Following molecular DNA sequence analyses, the first divergence was that of the Afrotheria 110–100 million years ago. The Afrotheria proceeded to evolve and diversify in the isolation of the African-Arabian continent. The Xenarthra, isolated in South America, diverged from the Boreoeutheria approximately 100–95 million years ago. According to an alternative view, the Xenarthra has the Afrotheria as closest allies, forming the Atlantogenata as sistergroup to Boreoeutheria. The Boreoeutheria split into the Laurasiatheria and Euarchontoglires between 95 and 85 mya; both of these groups evolved on the northern continent of Laurasia. After tens of millions of years of relative isolation, Africa-Arabia collided with Eurasia, exchanging Afrotheria and Boreoeutheria. The formation of the Isthmus of Panama linked South America and North America, which facilitated the exchange of mammal species in the Great American Interchange. The traditional view that no placental mammals reached Australasia until about 5 million years ago when bats and murine rodents arrived has been challenged by recent evidence and may need to be reassessed. These molecular results are still controversial because they are not reflected by morphological data, and thus not accepted by many systematists. Further there is some indication from Retrotransposon presence/absence data that the traditional Epitheria hypothesis, suggesting Xenarthra as the first divergence, might be true.
* Clade Atlantogenata
o Group I: Afrotheria
+ Clade Afroinsectiphilia
# Order Macroscelidea: elephant shrews (Africa).
# Order Afrosoricida: tenrecs and golden moles (Africa)
# Order Tubulidentata: aardvark (Africa south of the Sahara).
+ Clade Paenungulata
# Order Hyracoidea: hyraxes or dassies (Africa, Arabia).
# Order Proboscidea: elephants (Africa, Southeast Asia).
# Order Sirenia: dugong and manatees (cosmopolitan tropical)
o Group II: Xenarthra
+ Order Pilosa: sloths and anteaters (Neotropical)
+ Order Cingulata: armadillos (Americas)
* Clade Boreoeutheria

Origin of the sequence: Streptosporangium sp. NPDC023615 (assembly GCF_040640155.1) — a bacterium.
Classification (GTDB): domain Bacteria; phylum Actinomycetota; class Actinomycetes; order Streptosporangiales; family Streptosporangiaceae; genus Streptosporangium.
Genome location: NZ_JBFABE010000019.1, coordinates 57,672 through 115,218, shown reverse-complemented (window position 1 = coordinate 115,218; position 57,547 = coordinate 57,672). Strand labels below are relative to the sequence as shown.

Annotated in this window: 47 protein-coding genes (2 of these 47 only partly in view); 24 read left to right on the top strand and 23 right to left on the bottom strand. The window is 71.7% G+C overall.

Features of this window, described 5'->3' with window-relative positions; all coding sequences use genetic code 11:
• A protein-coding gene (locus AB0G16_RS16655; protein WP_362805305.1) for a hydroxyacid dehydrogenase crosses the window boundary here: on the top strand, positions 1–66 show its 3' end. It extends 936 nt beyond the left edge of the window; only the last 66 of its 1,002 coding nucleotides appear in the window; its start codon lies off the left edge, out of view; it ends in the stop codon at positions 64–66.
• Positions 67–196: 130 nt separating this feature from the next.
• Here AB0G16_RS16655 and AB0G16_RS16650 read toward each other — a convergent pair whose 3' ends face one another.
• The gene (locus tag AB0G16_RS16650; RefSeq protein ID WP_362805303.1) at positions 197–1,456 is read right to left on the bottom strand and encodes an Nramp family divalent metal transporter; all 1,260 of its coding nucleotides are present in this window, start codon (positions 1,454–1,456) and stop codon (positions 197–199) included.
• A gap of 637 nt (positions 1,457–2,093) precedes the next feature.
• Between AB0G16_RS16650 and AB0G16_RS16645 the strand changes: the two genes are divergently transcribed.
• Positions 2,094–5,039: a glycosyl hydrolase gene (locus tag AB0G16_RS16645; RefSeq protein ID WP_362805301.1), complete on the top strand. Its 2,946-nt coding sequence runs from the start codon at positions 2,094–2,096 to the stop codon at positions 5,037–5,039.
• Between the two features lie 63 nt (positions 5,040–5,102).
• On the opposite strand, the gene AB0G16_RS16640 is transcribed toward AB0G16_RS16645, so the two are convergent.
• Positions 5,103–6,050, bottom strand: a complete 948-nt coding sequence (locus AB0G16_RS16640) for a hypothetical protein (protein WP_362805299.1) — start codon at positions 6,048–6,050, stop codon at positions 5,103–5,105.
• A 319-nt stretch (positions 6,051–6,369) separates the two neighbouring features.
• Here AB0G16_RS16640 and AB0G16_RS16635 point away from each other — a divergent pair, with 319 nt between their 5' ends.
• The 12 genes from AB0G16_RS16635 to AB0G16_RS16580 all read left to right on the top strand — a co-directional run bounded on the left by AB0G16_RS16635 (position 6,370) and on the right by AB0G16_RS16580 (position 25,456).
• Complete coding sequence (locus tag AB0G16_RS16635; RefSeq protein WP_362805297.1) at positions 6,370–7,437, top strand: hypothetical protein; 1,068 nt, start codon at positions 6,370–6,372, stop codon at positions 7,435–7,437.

o Group III: Euarchontoglires (Supraprimates)
+ Superorder Euarchonta
# Order Scandentia: treeshrews (Southeast Asia).
# Order Dermoptera: flying lemurs or colugos (Southeast Asia).
# Order Primates: lemurs, bushbabies, monkeys, apes (cosmopolitan).
+ Superorder Glires
# Order Lagomorpha: pikas, rabbits, hares (Eurasia, Africa, Americas).
# Order Rodentia: rodents (cosmopolitan)
o Group IV: Laurasiatheria
+ Order Erinaceomorpha: hedgehogs
+ Order Soricomorpha: moles, shrews, solenodons
+ Order Chiroptera: bats (cosmopolitan)
+ Order Cetartiodactyla: cosmopolitan; includes former orders Cetacea (whales, dolphins and porpoises) and Artiodactyla (even-toed ungulates, including pigs, hippopotamus, camels, giraffe, deer, antelope, cattle, sheep, goats).
+ Order Perissodactyla: odd-toed ungulates, including horses, donkeys, zebras, tapirs, and rhinoceroses.
+ Clade Ferae
# Order Pholidota: pangolins or scaly anteaters (Africa, South Asia).
# Order Carnivora: carnivores (cosmopolitan)
In light of all the options available, the following classification system has been adopted for use in related articles.
* Subclass/Order Prototheria: egg-laying mammals
o Order Monotremata: echidnas and platypus
* Subclass Marsupialia: marsupials
o Order Didelphimorphia: New World opossums
o Order Paucituberculata: shrew opossums
o Order Microbiotheria: Monito del Monte
o Order Notoryctemorphia: marsupial mole
o Order Dasyuromorphia: marsupial carnivores
o Order Peramelemorphia: bandicoots and bilbies
o Order Diprotodontia: koalas, wombats, kangaroos, possums, etc.
* Subclass Placentalia
o Order Afrosoricida: tenrecs and golden moles
o Superorder Xenarthra
+ Order Cingulata: armadillos
+ Order Pilosa: anteaters and sloths
o Superorder Glires
+ Order Rodentia: rodents
+ Order Lagomorpha: rabbits, hares, and pikas
o Superorder Euarchonta:
+ Order Primates: primates
+ Order Scandentia: treeshrews
+ Order Dermoptera: colugos
o Order Erinaceomorpha: hedgehogs and gymnures
o Order Soricomorpha: shrews and moles
o Order Chiroptera: bats
o Order Carnivora: dogs, cats, weasels, seals, etc.
o Order Pholidota: pangolins
o Superorder Ungulata: ungulates
+ Order Macroscelidea: elephant shrews
+ Order Tubulidentata: aardvark
+ Order Hyracoidea: hyraxes
+ Order Proboscidea: elephants
+ Order Sirenia: manatees, dugong
+ Order Perissodactyla: horses, tapirs, rhinoceroses
+ Order Artiodactyla: even-toed ungulates
+ Order Cetacea: whales